While we understand the need to prioritize services to 3-year-olds in communities that may have a high quality publicly funded pre-K program serving 4-year-olds, we are concerned about the lack of definition of high quality. We suggest OHS provide guidance around this, including consideration of the definition my colleague, Rebecca Berlin, wrote about in this blog with the inclusion of an eighth factor: comprehensive services.
Sec. 1302.17 Attendance, Suspension, and Expulsion
We commend the increased focus on minimizing suspension and prohibiting expulsion but also recognize the great need for programs to support teachers. We suggest including professional development around individualized strategies for children with challenging behaviors.
Sec. 1302.21 Center-Based Option
This section includes provisions for an increase in the days/year and hours/day for the center-based Head Start option. While we applaud ACF’s effort to increase the length of time of services for children and families, we also see a need for a provision that specifies how additional resources will allow for this and accommodate teachers’ needs for planning, training, and professional development. This requirement should be made commensurate with funding increases so we don’t compromise program reach and unintentionally force programs to serve fewer children and families.
Sec. 1302.31 Teaching and the Learning Environment
We strongly support this section, specifically the explicit recognition of nurturing and responsive interactions as a component of effective teaching practice, use of the HSELOF aligning learning outcomes for children birth to age 5, and, lastly, the clear language recognizing bilingualism as a strength and aligning the research on dual language learners and home language support with practical application.
Sec. 1302.52 Family Partnerships
We support the continued focus provided in this section for family engagement and family partnerships. We hope to support programs in providing education to parents about the importance of effective interactions between children and all the adults in their lives, both at home and at school.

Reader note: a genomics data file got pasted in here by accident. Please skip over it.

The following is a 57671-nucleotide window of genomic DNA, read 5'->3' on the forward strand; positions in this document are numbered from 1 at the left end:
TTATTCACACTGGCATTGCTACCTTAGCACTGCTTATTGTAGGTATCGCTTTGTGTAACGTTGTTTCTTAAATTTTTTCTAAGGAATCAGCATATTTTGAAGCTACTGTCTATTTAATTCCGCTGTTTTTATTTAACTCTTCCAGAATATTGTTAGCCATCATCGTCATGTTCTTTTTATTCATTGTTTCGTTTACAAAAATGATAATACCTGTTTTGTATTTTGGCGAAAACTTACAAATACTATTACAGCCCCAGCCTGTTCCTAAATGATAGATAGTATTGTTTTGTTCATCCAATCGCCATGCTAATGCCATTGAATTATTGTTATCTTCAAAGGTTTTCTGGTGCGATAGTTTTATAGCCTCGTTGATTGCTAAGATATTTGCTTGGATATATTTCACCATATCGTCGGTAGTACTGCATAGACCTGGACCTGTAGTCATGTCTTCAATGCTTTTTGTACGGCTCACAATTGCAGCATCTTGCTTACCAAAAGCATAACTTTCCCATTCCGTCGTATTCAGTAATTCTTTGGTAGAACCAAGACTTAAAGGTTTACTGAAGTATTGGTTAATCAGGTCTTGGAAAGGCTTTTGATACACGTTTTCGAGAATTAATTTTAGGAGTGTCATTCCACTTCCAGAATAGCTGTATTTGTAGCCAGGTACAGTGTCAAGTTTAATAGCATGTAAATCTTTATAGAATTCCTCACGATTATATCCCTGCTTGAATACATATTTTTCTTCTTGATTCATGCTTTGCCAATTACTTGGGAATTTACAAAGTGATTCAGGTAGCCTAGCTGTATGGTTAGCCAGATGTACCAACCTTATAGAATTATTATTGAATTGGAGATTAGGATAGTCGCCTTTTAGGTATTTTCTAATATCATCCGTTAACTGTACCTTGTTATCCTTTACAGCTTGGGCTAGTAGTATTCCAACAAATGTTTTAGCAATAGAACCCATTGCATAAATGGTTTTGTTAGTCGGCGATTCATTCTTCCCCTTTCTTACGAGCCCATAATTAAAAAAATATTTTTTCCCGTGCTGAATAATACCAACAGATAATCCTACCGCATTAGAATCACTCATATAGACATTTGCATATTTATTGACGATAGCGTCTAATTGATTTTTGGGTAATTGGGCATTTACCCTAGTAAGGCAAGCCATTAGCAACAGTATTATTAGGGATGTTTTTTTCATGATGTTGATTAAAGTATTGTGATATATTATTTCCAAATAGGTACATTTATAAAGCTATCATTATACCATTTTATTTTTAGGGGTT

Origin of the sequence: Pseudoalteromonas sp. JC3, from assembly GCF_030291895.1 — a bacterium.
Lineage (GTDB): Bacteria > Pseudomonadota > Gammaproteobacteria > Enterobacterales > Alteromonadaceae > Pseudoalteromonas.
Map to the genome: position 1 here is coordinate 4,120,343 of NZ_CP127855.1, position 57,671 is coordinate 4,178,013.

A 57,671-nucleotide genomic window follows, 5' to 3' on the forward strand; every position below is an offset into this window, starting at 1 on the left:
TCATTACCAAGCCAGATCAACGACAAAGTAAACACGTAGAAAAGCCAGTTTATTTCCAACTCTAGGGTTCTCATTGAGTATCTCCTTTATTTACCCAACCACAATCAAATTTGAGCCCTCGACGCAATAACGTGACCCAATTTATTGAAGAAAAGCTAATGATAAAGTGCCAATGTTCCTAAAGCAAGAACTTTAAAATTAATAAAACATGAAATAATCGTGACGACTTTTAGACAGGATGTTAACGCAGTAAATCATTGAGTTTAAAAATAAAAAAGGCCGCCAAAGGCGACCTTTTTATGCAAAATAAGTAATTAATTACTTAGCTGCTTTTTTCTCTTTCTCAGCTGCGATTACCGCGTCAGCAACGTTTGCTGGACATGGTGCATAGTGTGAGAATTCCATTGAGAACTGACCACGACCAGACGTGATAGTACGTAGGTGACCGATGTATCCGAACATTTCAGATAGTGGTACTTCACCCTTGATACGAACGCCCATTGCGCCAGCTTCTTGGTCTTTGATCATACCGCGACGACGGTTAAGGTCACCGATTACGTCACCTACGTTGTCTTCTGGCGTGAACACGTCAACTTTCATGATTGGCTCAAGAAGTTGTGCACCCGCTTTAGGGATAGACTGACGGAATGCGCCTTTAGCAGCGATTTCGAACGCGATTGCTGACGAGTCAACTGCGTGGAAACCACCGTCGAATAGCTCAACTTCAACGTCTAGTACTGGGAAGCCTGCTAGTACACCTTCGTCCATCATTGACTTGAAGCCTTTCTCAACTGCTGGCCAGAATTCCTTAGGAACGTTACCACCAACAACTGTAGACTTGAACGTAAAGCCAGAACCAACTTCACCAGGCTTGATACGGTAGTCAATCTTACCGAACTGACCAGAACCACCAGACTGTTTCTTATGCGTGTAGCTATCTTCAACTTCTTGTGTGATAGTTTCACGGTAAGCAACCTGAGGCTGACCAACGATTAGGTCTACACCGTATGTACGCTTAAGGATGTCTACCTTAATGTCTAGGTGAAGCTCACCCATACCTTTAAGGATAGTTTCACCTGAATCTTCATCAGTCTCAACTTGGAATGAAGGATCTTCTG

Sec. 1302.70 Transitions from Early Head Start and Sec. 1302.71 Transitions from Head Start to Kindergarten
The new regulations include a requirement that programs implement strategies to improve the coordination when children transition between Early Head Start and Head Start programs, as well as from Head Start to kindergarten. Teachstone encourages ACF to provide specific guidance around best teaching practices, including a focus on effective teacher-child interactions aligned across age levels, as one strategy to improve children’s seamless transition between programs and schools.
Editor's Note: You can find Teachstone's official comments here.
Image: Edward Zigler, assisted by Marilyn M. Smith, presents the first CDA Credential to Margaret E. Wright on July 24, 1975, in Washington, DC (Source - Council for Professional Recognition).
For 54 years, Head Start has prepared children for Kindergarten by providing services that foster growth in their physical, cognitive, social, and emotional development. In the words of former President Obama, “For millions of families, Head Start has been a lifeline. And for millions of kids, it’s been the start of a better life.”
Greetings! One of my New Year’s resolutions is to blog more than last year. While I’m not the most prolific, when I do post, please know it comes from the heart. And, there’s nothing I’m more passionate about than Head Start and its mission to support young children and families through a program of comprehensive services that can move mountains for our most vulnerable young children.
Last Friday, the federal Office of Planning, Research, and Evaluation (OPRE) published an evaluation of the Office of Head Start’s (OHS) Designation Renewal System (DRS). Given the complex nature of the study, from the recruitment of the sample to the numerous quality measures, we thought it would be helpful to put the findings in context and begin to address the important questions raised in this report. We also are pleased to provide this snapshot summary of the research on the CLASS® involving thousands of classrooms and tens of thousands of students across the age levels, from infant care through secondary education. In collaboration with practitioners, researchers, and policymakers across the field, we are learning and building on our commitment to ensuring outstanding early childhood education for every child in every classroom.
As a former teacher, teacher leader, and teacher educator, I understand at my core the tremendous impact that a high-quality teacher can have on the lives of children and their families. But, I also know the deep feelings of frustration we often feel as teachers and leaders when we just cannot figure out to connect with, how to motivate, how to engage with those children within our classrooms that we are desperately trying to reach but just fail to figure out.